It used to be thought that people who are allergic to chicken eggs should not get the flu shot because chicken eggs are used in making the vaccine. That thinking is changing, however, because of studies in which not all people who are allergic to chicken eggs have a serious reaction to flu shots. According to the CDC, “People with egg allergies can receive any licensed, recommended age-appropriate influenza vaccine and no longer have to be monitored for 30 minutes after receiving the vaccine. People who have severe egg allergies should be vaccinated in a medical setting and be supervised by a health care provider who is able to recognize and manage severe allergic conditions.” If you have not previously gotten a flu shot because of a chicken egg allergy, speak to your health-care provider about the safety of getting one now. If you have had a serious reaction to eggs, your health-care provider may still advise against it. Egg-allergic people should not get the nasal-spray flu vaccine, which, as mentioned, is made with live, weakened flu viruses.
The most common form of flu vaccine is an injection given into muscle tissue, just as most other vaccines are given. Another form is given as a microinjection, using an extremely short needle to deposit the vaccine under the skin. The nasal-spray form of the vaccine is recommended only for healthy people ages 2–49 who are not pregnant and do not have certain health conditions, one of which is diabetes.
You may be able to get a flu shot in your health-care provider’s office. If not, ask your provider’s office staff where flu shots are available in your area. Pharmacies, health departments, and hospital outpatient clinics often offer the vaccine, either at their own facilities or in places such as schools, churches, businesses, and senior centers. Another helpful resource is the “Flu Vaccine Finder” developed by the CDC, located at www.flu.gov/widgets/vaccinelocator.html.
Flu shots should be given by a health-care professional in all cases, and you should be asked beforehand about any relevant allergies. It’s a good idea to let your health-care provider know if you get a flu shot somewhere else. If possible, bring a confirmation receipt of the vaccine to your provider’s office — or have one sent from the location where you received the vaccine — to help maintain an accurate record of your vaccinations.
Medicare and most insurance plans cover the flu vaccine. However, if you get your shot somewhere other than your regular health-care provider’s office, you may want to check to see if the location handles insurance billing for the flu vaccine.
(See “Take-Away Tips for Avoiding the Flu” for for strategies to stay healthy during flu season.)
If you suspect that you have caught the flu, it is important to seek treatment immediately. As noted earlier, people with diabetes have a higher risk of potentially dangerous flu complications when they get sick. Along with evaluating your symptoms, your health-care provider may order laboratory tests — usually involving a nasal or throat swab — before deciding what treatment is best for you.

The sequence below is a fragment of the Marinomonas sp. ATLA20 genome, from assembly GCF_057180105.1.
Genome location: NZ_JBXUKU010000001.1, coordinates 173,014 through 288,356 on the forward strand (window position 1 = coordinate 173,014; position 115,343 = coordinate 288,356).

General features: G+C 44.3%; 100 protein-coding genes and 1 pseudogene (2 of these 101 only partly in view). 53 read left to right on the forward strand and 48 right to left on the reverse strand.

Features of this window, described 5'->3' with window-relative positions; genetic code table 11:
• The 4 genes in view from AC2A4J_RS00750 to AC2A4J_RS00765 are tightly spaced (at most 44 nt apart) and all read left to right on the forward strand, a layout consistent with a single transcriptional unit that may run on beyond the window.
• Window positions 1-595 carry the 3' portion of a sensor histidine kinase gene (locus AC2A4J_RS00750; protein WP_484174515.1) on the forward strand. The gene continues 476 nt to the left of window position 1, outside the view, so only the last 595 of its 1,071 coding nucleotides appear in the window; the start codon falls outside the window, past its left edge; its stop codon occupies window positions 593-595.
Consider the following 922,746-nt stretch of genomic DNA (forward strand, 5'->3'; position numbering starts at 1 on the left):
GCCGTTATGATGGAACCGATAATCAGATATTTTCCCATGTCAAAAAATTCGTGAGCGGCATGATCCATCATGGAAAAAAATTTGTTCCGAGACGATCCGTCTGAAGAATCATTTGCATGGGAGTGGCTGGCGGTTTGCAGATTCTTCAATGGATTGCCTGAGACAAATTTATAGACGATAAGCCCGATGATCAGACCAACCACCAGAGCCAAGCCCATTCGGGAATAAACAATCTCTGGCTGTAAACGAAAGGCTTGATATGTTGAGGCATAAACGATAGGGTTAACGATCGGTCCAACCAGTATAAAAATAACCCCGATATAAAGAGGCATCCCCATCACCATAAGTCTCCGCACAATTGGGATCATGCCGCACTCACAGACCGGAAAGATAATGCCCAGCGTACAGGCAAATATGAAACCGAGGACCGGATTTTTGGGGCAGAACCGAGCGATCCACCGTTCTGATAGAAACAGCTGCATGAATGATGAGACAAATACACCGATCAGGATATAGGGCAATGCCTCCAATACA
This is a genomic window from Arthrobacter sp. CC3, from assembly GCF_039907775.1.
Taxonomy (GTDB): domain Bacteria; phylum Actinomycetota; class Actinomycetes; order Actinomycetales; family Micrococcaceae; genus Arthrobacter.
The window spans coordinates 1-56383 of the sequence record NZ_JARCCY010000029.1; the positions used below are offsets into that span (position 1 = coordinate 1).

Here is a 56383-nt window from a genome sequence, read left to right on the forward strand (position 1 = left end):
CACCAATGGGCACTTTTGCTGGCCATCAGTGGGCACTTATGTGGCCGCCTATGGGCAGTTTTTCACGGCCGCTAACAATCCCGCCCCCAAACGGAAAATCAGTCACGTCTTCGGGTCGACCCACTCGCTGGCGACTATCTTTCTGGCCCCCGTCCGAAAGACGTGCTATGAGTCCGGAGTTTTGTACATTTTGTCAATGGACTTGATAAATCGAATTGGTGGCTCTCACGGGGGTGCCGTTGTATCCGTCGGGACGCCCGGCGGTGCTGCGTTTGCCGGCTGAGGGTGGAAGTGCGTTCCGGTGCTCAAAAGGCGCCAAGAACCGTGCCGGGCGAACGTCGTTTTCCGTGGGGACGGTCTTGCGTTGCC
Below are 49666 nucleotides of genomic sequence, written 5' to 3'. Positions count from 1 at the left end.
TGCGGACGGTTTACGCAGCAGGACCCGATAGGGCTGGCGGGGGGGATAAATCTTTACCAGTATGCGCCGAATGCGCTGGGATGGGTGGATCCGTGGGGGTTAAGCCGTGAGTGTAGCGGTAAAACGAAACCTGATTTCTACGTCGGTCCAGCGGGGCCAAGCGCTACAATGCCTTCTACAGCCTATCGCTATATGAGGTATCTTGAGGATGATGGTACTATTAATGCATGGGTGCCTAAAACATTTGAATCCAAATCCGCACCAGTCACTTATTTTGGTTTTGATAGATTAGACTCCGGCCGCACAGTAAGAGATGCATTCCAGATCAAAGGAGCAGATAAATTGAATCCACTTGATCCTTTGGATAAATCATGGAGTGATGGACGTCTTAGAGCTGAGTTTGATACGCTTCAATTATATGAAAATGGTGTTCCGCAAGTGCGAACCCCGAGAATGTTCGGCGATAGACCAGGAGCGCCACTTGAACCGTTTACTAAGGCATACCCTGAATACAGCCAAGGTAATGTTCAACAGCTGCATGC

A couple of drugs are widely available to treat the flu (see “Common Drugs to Treat the Flu”). They are most effective if begun within two days of developing flu symptoms — another reason you should not wait before seeing your health-care provider if you believe you might have the flu. Antiviral drugs for the flu are available as pills, in liquid form, and as an inhalable powder. While these drugs will not provide an instant cure for flu symptoms, they can help shorten the time you are ill by one to two days and may help prevent complications such as pneumonia. It is important to note that these drugs are specifically designed to treat the flu; they will not treat any other virus or any bacterial infection, just as an antibiotic cannot treat the flu or any virus. A prescription from your health-care provider is required to obtain antiviral drugs for the flu.
Sometimes antiviral drugs are prescribed to people who have been exposed to the flu virus but have not yet developed any flu symptoms. This can help limit a flu breakout within a community or household. The best way to prevent the flu from spreading, however, is for everyone who is eligible for a flu vaccine to get one — and this applies especially to people with diabetes.
When you have diabetes, there are so many health-related measurements and procedures to pay attention to that adding yet another item to your agenda — even one as small as getting a flu shot — may feel like one too many. But look at the big picture, and remember that avoiding the flu is in your best interest. When you consider that this virus can make you sick for weeks, upset your blood glucose control, and wreak havoc on your daily activities, it becomes clear that an ounce of prevention is far better than a pound of cure. If you haven’t already gotten your flu shot this year, make getting one now a priority. It’s not too late, and it can make a big difference in your ability to stay healthy and do the things that you enjoy this winter and spring.